Teacher bodycams won’t make students behave
Teachers in two English schools are to be equipped with body cameras in a bid to improve classroom behaviour. The trial has been criticised by education experts across the spectrum. Tom Bennett, the government’s ‘school behaviour tsar’, has called it ‘an expensive and complex solution’ to the problem of school discipline. Niamh Sweeney, a sixth-form teacher from Cambridge, also criticised the move, stating that she was employed ‘as a teacher, not a police officer’.
Most critics argue that bodycams demonise pupils and infringe upon their right to privacy. This is true to a degree. Surely parents won’t be too happy about their children being filmed throughout the day. Furthermore, this scheme suggests that children are potential problems waiting to happen. But while we can all agree that monitoring children in this way is creepy, wrong and counterproductive, let’s not pretend that school discipline is not an issue.
When I was at school, there was an unspoken respect for the authority of staff. You simply did not cross your teachers, except in rare, poorly judged circumstances. Those who did regretted it, for the retribution was always swift. But that is not what happens today.
This isn’t to suggest we should bring back the cane, or turn a blind eye when a teacher gives a child a clip ’round the ear. But it is true that the problem of school discipline stems from the undermining of teachers’ authority. Teachers should hold absolute authority over school children. But various trends in education and society – from a hyper concern about safeguarding to the growth of ‘student voice’ initiatives – has made teachers less able to assert themselves. This is not to say that teachers should be tyrants, but they need freedom and trust to get on with the job of educating children.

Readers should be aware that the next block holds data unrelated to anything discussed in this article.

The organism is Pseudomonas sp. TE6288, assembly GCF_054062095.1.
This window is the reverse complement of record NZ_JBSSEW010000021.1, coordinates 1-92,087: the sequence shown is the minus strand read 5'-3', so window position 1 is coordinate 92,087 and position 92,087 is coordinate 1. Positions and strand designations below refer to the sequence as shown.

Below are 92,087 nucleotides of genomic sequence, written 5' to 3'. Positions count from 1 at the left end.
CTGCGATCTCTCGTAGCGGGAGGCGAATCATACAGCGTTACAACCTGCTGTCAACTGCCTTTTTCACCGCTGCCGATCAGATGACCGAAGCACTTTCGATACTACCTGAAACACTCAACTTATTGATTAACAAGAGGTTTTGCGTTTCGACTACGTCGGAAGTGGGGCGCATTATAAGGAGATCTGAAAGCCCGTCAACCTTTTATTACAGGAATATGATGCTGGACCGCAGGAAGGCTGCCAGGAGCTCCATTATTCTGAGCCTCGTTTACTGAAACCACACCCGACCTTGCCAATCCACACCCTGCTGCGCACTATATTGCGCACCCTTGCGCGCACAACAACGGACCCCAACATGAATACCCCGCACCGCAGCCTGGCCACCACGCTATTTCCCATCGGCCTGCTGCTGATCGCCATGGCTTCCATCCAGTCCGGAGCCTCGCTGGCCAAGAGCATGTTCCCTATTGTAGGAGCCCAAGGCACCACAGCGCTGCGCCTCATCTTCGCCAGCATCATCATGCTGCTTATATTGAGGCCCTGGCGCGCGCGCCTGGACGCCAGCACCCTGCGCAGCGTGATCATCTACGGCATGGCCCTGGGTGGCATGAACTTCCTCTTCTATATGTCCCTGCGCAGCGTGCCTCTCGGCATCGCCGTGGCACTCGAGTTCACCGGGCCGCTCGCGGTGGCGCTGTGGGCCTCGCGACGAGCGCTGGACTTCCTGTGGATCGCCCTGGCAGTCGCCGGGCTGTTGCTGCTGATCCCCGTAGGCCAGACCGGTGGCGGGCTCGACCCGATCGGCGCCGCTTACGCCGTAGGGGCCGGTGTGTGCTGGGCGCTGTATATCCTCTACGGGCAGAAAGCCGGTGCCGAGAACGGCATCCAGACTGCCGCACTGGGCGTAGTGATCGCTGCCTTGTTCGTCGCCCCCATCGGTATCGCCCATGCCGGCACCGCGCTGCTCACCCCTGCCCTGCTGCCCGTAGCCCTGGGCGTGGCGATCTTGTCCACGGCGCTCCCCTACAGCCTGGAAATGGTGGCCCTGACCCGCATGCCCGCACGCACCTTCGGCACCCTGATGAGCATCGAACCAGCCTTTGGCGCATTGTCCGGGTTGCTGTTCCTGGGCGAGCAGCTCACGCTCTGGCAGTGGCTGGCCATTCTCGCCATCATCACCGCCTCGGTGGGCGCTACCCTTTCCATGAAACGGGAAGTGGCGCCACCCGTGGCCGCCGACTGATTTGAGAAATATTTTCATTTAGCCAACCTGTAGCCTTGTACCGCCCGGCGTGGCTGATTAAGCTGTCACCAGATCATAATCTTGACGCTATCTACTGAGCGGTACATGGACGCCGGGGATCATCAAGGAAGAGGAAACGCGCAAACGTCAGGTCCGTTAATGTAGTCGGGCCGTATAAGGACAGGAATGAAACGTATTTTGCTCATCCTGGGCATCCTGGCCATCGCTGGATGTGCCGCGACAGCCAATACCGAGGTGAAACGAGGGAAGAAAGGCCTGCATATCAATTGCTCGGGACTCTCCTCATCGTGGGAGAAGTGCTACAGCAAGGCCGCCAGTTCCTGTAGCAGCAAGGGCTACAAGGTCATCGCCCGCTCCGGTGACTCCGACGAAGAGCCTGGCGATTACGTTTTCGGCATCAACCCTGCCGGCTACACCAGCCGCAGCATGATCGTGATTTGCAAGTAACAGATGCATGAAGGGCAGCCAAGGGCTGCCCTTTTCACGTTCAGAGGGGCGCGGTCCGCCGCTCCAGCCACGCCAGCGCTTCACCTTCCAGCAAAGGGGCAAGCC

The problem with teacher bodycams isn’t just that they invade children’s privacy, they also undermine teachers’ authority, and the relationship between pupils and staff that underpins that authority. Important bonds forged between pupils and staff, of respect and trust, cannot flourish under surveillance. At this early stage, the scheme remains very much in the trial stage. Let’s hope for the sake of teachers and pupils that it stays that way.
Benedict Spence is a writer based in London.
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